The feast of Mary's Assumption, celebrated Aug. 15, is one of the most hopeful feasts of the liturgical year. In our archdiocese, it is the focus of pilgrimages at Skaro and St. Albert. Yet, perhaps we could do even more to celebrate this mid-summer feast with verve and joy.
Sometimes, the very event of Mary's bodily assumption into heaven is called into question, disparaged as "a blessed assumption" because it was not recorded in Scripture or celebrated in the earliest days of the Church.
Yet, Mary's being taken into heaven is a fitting fulfillment of both the Incarnation and Christ's resurrection. Because the Son of God became fully human, being born of Mary, it is appropriate that the flesh from whom Jesus drew his flesh should be taken into heaven, rather than suffer decay on earth, once Christ had ascended to the Father.
The Melkite Archbishop Joseph Raya once wrote that it would be an insult to the very person of Christ and a defeat of his work of redemption and divinization if Mary's body were allowed to suffer decay. This is not an extreme statement. For Christ came, not only to save disembodied souls, but to save the whole person - body, soul, mind and will.
Mary's motherhood of Jesus "acquired an all-pervading presence of God," Raya wrote. "Heaven was joined permanently to earth and earth became heaven."
The Church sees Mary as the New Eve, closely linked with the work of Christ the New Adam. If Jesus prepared a place in heaven for his apostles who preached the Good News, he certainly would have done the same for his mother who gave birth to it.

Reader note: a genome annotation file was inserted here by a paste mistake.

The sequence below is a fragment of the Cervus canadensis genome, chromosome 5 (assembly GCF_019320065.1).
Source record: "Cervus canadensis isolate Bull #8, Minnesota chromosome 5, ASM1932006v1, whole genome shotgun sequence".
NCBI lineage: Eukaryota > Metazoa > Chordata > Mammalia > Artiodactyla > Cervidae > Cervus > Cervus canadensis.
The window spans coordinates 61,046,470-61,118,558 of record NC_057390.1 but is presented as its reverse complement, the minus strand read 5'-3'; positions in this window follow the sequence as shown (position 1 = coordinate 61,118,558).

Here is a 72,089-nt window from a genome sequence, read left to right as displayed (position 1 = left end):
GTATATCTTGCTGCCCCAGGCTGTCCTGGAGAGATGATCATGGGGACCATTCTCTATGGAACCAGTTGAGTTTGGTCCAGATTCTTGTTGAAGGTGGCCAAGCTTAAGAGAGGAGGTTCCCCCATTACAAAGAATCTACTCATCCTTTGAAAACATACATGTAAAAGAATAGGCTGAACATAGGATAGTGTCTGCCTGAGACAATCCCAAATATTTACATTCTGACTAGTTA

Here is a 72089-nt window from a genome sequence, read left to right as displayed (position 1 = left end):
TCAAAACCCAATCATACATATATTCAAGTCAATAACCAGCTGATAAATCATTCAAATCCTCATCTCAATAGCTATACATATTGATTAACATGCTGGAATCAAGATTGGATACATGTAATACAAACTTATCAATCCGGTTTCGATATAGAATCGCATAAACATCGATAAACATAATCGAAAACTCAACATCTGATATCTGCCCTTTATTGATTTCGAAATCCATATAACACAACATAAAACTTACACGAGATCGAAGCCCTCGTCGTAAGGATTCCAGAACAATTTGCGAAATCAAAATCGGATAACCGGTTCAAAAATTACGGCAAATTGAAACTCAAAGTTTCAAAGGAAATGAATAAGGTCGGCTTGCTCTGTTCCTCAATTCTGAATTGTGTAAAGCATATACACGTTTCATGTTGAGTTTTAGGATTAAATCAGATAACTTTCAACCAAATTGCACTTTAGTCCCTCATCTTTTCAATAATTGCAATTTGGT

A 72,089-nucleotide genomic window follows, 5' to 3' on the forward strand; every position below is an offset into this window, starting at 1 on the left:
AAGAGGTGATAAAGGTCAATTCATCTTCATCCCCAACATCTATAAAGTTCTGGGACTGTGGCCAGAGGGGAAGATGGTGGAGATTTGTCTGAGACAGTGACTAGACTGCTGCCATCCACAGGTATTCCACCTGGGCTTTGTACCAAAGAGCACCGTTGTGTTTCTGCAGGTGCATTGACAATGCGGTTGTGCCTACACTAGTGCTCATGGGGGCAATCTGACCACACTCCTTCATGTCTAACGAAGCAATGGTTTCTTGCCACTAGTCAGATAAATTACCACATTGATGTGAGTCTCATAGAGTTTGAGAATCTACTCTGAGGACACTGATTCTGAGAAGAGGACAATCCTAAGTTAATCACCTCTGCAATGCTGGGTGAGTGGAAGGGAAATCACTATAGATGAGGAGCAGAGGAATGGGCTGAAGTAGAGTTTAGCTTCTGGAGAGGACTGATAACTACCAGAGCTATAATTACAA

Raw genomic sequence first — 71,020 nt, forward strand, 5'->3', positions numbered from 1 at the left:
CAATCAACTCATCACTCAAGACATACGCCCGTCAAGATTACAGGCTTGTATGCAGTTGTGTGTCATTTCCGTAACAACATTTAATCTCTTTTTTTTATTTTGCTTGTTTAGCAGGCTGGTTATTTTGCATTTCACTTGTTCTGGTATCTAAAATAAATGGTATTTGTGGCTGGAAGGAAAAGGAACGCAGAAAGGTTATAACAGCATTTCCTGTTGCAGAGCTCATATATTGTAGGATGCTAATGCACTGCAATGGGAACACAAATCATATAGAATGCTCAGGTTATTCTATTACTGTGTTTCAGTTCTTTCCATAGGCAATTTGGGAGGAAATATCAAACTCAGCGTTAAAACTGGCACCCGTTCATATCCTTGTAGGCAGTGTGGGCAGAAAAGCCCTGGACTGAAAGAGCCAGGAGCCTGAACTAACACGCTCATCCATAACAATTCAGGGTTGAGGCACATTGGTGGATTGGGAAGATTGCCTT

God did not force the Incarnation on Mary; she gave her assent with all of her being. Mary's fiat – her "let it be done unto me" – was her declaration of total solidarity with God's purpose. Hans Urs von Balthasar saw that "her word of assent will draw her back up to heaven in her totality."
For ordinary Christians, this is a message of great hope. Our celebration of Mary's Assumption does not treat her as God's equal, but rather sees her as the forerunner of the way that we will pass after our deaths. We need not worry about what will become of us if we live as Mary lived. Said Balthasar: "It will be God's business that we reach him, not as mere halves of ourselves, but as whole persons."
Our salvation has already begun. With Christ, we see where we are bound – to share in the life of the Trinity. With Mary's Assumption, we know with certainty that it is not Jesus alone who will be united with the Father. We will follow in her footsteps.
That is a message of unfathomable hope, one that eluded even the greatest philosophers who knew nothing of Jesus. The feast of the Assumption is a time for us to rejoice with all of our hearts.